Regardless, there are plenty of other places to check such as:
- Local warrant lists (when available)
- Local jail records & recent arrests (when available)
- Local court cases (when available)
- The sex offenders registry
- Federal prison inmate finder since the Bureau of Prisons retains historical data. Although this does not include state prisoners which are 86% of the U.S. prison population
How to Run a Background Check on Someone
Anyone can run a background check on themselves or someone else if it’s for a personal reason. Furthermore, the searcher doesn’t need the person’s explicit consent for lower level background checks through third-party background check sites or on occasion, some state resources.
Some information that shows up on a background check includes:
- Criminal history
- Identity verification
- Employment verification
- Motor vehicle reports (traffic and parking tickets)
- Past and/or current addresses
- Rental history
- Credit history
- Police reports
- Professional licenses
- Arrest records (even non-convictions)
The vast majority of states do not provide personal background check services so interested parties must usually search some of the criminal repositories already listed above or third-party sites. However, some states have a tool similar to Colorado’s Internet Criminal History Check System which allows individuals to run a criminal background check on state residents.
On the other hand, employers, landlords, or anyone else performing a background check for official purposes can obtain an individual’s explicit consent and use a background check service that’s FCRA compliant. These types of background checks are usually done through state agencies and government repositories; they range from Level 1-4 Background checks, FBI Background Checks, and beyond.
Level 2 background checks and beyond can be done by name, social security number or fingerprint and they’re generally reserved for criminal justice agencies, certain employers (for jobs in elderly care, child care, finance, or executive positions in public companies), for landlords, home sellers, and other security clearances like a government position.
How to Look Up Court Records & Cases
Every state’s judicial system works a little differently and even though most court records are available to the public, there are exclusions when it comes to juvenile records, national security, witness protection, protective orders, adoption cases, and more.
On the other hand, commonly available court records include minor infractions like motor vehicle reports (driving records), misdemeanors such as domestic violence, and even felonies including DUI’s or aggravated robbery.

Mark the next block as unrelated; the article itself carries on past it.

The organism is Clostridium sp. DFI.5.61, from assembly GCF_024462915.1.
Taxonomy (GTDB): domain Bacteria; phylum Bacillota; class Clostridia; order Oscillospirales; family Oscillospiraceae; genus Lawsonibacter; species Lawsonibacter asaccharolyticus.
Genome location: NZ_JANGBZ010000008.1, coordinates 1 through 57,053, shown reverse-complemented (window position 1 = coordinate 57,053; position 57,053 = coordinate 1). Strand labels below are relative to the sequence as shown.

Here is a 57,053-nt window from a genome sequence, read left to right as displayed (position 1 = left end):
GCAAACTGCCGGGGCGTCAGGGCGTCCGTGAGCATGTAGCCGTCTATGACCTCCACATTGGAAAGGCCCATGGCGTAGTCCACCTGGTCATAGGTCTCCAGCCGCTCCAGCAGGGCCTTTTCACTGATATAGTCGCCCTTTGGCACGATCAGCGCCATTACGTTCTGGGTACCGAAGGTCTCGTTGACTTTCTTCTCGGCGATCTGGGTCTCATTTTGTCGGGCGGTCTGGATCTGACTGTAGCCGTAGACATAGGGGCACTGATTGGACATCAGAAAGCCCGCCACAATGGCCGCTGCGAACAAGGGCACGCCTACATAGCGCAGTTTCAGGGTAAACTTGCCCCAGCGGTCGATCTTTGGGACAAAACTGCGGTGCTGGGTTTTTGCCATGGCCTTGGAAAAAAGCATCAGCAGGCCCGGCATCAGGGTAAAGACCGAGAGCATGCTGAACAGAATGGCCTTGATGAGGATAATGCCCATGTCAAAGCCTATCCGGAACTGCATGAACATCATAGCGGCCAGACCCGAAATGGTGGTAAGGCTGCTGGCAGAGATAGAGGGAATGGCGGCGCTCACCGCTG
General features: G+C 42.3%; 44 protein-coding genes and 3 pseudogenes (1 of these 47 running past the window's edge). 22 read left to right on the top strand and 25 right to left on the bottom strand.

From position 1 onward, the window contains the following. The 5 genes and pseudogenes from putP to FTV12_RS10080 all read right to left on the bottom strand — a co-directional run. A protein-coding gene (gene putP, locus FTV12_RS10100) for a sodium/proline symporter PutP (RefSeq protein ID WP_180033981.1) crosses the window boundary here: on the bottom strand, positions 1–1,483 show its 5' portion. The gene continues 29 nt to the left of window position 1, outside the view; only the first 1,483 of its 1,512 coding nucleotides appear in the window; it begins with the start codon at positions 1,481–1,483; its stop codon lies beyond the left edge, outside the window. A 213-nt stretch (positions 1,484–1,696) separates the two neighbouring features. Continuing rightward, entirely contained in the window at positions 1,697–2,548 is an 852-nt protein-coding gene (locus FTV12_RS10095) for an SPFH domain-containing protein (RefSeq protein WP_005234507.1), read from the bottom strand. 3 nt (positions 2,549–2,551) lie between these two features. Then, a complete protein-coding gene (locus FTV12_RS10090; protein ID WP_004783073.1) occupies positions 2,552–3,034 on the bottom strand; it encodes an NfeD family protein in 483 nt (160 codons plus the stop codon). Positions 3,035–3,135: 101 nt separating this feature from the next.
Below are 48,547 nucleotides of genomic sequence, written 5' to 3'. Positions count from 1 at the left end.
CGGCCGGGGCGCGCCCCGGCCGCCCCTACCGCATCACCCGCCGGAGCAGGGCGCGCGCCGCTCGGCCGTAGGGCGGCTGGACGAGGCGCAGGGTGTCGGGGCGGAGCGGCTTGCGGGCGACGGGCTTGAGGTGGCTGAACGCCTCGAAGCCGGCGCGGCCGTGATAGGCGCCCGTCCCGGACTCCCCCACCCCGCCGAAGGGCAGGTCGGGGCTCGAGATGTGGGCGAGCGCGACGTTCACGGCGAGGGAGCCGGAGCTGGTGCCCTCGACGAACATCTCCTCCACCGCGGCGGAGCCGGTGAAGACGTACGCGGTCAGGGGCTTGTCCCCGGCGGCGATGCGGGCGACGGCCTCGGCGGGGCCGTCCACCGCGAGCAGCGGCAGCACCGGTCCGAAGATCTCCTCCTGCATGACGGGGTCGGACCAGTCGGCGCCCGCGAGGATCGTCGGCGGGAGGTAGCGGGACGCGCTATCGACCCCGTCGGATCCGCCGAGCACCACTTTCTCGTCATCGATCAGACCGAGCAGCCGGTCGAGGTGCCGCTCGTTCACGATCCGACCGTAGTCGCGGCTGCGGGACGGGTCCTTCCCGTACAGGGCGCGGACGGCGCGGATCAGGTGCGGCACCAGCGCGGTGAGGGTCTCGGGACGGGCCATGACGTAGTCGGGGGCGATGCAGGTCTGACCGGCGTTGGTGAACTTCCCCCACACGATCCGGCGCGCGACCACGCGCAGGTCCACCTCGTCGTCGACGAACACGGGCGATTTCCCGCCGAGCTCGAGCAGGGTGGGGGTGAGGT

Searching Federal Court Records: Federal court cases can be found through PACER (Public Access to Court Electronic Records), which contains appellate, district and bankruptcy documents. Older federal cases were filed on paper prior to 1999 and can be found through the National Archives Court Records.
Locating Local Court Records: Locating local court records is as simple as narrowing down which court handled the case and requesting the information online or in person. For those unsure of which courts are nearby, here’s a list of state courts as well as a list of county and municipal courts.
Each court will have its own online look-up tool and/or process to request the documents in person. Some courts even have public access terminals where residents can search court records for free but most of the time there will be a nominal fee.
Free Warrant Searches
When it comes to finding out if someone has a warrant for free, there’s a few methods but the primary method involves checking county court records. Many states have a unified court records search which makes it possible to check several counties at once, but most states force the searcher to check county-by-county.
Searchers looking for warrants should type into Google, “Warrant Searcher + [County]” and most of the time, they will be led to their state court search system or county court search system. However, some County Sheriff’s offices may keep track of warrant searches and the user may want to check their local County Sheriff’s website instead. Note, always make sure the website is an official website and not a third-party service. This can usually be done by ensuring it’s a .gov website.
If an online warrant checker can not be found, searchers are encouraged to call their local court, call their local Sheriff’s office. and if all else fails, hire an attorney or lawyer to get assistance in finding out if they have a warrant for their arrest.
How to Locate Inmate Records of Federal & State Prisoners
Locating an inmate can be tricky, but save the hassle by searching the right correctional facilities since inmates can be in either jail or prison. Jails are for shorter sentences, the non-convicted, or individuals awaiting pretrial; while prisons are reserved for more serious offenses and longer detainment.
The minority of convicts are in federal prisons so most prisoners can be located by using a state’s Department of Correction inmate locator.